Distance: 2.1 miles (3.4 km)
Cumulative Elevation Gain/Loss: 816 feet (249 m)
Date Visited: Sunday, July 30, 2017
Cleetwood Cove Trail Map (KTNP)
Planning and Disappointments
One activity we wanted to do in Crater Lake National Park was to get out on Crater Lake itself. The park does tours of the lake, and also has shuttles to Wizard Island. The island is a 316-acre landmass within Crater Lake and has several hiking trails. Months before our visit, we reserved tickets for the boat tour, including the Wizard Island shuttle.
Visitors can only get to the shoreline of Crater Lake via a steep 2.1 mile trail called Cleetwood Cove. It’s at the northern end of the lake and was constructed in 1962. The trail leads to a boat dock, as well as fishing and swimming areas. In the summer, the lake’s average temperature is 57 degrees Fahrenheit, and I planned to jump in.
When we travel, we typically plan detailed itineraries. Visiting Crater Lake National Park was one of few times when our plans went awry. And it started on day 1. This trip was back in 2017 when the park’s concessionaire was Xanterra. It’s now Aramark, so hopefully the issues we experienced have been resolved.
Day 1 – Monday
After wrapping up a better-than-expected visit to Redwood National Park, we drove north to Crater Lake. Kristin was particularly excited about visiting Crater Lake, especially since we had scheduled our boat tour for the following day. But that soon turned to disappointment. A sign at the entrance kiosk stated that all boat tours were cancelled for the day. We asked the ranger at the entrance if he had any info – he didn’t. So we asked a Xanterra employee at Mazama Campground. He didn’t know either.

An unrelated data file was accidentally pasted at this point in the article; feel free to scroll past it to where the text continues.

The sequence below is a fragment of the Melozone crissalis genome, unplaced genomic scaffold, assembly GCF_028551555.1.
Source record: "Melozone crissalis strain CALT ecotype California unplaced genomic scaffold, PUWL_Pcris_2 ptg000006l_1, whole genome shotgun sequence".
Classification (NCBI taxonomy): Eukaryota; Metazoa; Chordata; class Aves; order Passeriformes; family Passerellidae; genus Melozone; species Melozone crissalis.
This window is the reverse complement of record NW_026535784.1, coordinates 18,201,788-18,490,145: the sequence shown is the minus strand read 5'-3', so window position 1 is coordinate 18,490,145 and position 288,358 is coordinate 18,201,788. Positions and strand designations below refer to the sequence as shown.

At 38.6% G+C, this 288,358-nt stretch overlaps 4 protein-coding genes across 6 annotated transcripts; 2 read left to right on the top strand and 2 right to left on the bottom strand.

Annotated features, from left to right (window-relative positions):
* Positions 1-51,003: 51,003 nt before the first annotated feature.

Concerned that our tickets would be cancelled, we drove up to Crater Lake Lodge. There, an employee told us the Wizard Island shuttles had been cancelled for the season. Since we had combined tickets for both the boat tour and Wizard Island shuttle, our tickets were also cancelled. We’d get a refund, but they didn’t know when lake tours would resume. Supposedly, we should have received a cancellation notice. We hadn’t.
Day 2 – Tuesday
That morning, we woke up early, hoping the boats would be up and running. We went to Annie Creek to attempt to purchase any available lake tour tickets. A sign on the kiosk said that tours were cancelled for that day, too. We talked to two employees who didn’t know anything.
Next, we ran into the director of retail. He told us that the boats had been damaged over the winter due to a leak in the boathouse roof. With only one operational boat, they were unable to run tours. A repair tech was expected on Friday, (then three days out), so it was unlikely that boats would be running before then.